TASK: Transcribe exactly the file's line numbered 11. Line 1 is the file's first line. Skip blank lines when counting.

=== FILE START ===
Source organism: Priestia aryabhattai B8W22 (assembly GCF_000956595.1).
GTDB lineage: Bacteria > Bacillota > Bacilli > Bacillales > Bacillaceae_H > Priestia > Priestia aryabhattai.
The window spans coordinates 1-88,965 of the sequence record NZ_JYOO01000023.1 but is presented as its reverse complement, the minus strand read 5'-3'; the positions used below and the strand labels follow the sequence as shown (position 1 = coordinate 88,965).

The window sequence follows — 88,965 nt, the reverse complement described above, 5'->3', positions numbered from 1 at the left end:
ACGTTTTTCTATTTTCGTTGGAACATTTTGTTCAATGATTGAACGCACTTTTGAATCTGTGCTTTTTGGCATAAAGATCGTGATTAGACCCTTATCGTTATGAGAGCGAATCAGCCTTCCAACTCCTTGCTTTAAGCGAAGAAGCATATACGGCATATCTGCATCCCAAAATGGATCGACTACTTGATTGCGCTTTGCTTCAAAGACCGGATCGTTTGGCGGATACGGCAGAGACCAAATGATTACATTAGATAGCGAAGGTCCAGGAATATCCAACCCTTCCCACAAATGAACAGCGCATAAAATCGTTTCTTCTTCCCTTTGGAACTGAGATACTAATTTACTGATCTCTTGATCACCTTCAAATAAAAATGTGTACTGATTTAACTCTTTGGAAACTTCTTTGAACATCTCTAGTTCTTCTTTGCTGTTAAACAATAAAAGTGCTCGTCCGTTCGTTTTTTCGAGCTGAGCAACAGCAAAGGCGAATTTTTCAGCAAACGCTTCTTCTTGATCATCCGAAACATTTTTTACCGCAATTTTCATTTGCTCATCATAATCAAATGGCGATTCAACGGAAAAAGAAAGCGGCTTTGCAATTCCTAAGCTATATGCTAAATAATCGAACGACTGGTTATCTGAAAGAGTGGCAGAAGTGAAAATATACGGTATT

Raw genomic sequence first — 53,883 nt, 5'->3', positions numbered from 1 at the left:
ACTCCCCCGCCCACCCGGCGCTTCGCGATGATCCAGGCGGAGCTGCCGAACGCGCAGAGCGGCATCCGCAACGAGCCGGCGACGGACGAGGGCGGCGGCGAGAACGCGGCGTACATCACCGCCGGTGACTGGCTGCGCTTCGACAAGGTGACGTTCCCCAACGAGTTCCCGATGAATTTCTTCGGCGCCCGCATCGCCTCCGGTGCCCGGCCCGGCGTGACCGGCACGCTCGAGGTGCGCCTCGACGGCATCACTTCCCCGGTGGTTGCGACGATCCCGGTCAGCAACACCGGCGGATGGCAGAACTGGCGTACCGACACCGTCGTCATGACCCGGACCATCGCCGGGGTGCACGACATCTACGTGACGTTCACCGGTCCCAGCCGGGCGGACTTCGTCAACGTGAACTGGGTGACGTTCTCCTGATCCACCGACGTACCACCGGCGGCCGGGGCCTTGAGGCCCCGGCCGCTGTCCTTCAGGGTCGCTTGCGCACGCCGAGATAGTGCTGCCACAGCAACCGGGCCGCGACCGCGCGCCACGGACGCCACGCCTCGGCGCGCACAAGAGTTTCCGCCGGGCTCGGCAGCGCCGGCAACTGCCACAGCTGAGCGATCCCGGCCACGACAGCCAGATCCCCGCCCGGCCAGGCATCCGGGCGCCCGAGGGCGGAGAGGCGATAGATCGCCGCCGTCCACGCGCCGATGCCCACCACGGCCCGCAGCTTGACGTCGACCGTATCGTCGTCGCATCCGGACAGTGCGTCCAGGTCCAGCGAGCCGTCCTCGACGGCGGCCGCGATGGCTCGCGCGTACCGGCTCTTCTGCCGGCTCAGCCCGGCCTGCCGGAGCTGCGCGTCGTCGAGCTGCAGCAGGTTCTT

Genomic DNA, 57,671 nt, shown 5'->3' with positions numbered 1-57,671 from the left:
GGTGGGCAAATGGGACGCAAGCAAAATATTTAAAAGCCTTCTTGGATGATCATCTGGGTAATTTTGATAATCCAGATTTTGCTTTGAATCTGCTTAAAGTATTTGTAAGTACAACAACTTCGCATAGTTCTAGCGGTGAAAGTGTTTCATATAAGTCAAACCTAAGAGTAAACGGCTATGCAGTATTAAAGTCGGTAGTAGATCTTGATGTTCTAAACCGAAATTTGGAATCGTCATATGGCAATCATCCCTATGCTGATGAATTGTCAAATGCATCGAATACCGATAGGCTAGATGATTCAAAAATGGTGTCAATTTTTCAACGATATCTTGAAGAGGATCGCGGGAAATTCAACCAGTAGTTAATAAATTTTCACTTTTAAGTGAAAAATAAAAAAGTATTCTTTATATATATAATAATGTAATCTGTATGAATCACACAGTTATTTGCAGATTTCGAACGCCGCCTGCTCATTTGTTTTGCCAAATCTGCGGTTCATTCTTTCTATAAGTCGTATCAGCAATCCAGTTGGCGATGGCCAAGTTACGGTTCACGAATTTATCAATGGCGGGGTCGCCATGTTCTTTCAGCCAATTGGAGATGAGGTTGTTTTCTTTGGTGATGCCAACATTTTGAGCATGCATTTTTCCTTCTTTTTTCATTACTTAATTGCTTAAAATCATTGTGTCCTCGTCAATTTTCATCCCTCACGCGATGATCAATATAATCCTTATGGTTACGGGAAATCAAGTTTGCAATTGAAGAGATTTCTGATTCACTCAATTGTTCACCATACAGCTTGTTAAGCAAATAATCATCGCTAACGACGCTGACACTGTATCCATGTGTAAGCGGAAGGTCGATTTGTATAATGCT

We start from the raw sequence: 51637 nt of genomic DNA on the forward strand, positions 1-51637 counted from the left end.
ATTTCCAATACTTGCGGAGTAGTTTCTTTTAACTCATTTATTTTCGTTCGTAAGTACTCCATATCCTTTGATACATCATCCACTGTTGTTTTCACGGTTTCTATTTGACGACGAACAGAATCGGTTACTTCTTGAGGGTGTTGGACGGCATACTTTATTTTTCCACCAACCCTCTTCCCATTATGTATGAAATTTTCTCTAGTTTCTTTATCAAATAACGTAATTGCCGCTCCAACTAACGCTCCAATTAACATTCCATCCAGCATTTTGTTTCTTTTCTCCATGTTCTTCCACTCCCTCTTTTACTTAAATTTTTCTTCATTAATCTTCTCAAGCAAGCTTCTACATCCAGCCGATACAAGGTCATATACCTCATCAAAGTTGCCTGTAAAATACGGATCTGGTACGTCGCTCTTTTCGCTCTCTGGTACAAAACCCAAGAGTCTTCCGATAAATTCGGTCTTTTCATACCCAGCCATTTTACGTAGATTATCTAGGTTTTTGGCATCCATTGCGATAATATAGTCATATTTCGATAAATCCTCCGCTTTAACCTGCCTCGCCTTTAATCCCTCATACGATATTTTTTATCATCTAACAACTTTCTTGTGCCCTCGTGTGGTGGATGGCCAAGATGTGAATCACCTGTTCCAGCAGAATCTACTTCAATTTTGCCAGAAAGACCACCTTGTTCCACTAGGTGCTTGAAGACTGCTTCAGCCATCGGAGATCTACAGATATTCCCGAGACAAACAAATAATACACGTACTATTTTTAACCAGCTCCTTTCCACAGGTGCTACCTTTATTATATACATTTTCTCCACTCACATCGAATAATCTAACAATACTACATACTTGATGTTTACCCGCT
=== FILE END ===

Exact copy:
ATTTCCAATACTTGCGGAGTAGTTTCTTTTAACTCATTTATTTTCGTTCGTAAGTACTCCATATCCTTTGATACATCATCCACTGTTGTTTTCACGGTTTCTATTTGACGACGAACAGAATCGGTTACTTCTTGAGGGTGTTGGACGGCATACTTTATTTTTCCACCAACCCTCTTCCCATTATGTATGAAATTTTCTCTAGTTTCTTTATCAAATAACGTAATTGCCGCTCCAACTAACGCTCCAATTAACATTCCATCCAGCATTTTGTTTCTTTTCTCCATGTTCTTCCACTCCCTCTTTTACTTAAATTTTTCTTCATTAATCTTCTCAAGCAAGCTTCTACATCCAGCCGATACAAGGTCATATACCTCATCAAAGTTGCCTGTAAAATACGGATCTGGTACGTCGCTCTTTTCGCTCTCTGGTACAAAACCCAAGAGTCTTCCGATAAATTCGGTCTTTTCATACCCAGCCATTTTACGTAGATTATCTAGGTTTTTGGCATCCATTGCGATAATATAGTCATATTTCGATAAATCCTCCGCTTTAACCTGCCTCGCCTTTAATCCCTCATACGATATTTTTTATCATCTAACAACTTTCTTGTGCCCTCGTGTGGTGGATGGCCAAGATGTGAATCACCTGTTCCAGCAGAATCTACTTCAATTTTGCCAGAAAGACCACCTTGTTCCACTAGGTGCTTGAAGACTGCTTCAGCCATCGGAGATCTACAGATATTCCCGAGACAAACAAATAATACACGTACTATTTTTAACCAGCTCCTTTCCACAGGTGCTACCTTTATTATATACATTTTCTCCACTCACATCGAATAATCTAACAATACTACATACTTGATGTTTACCCGCT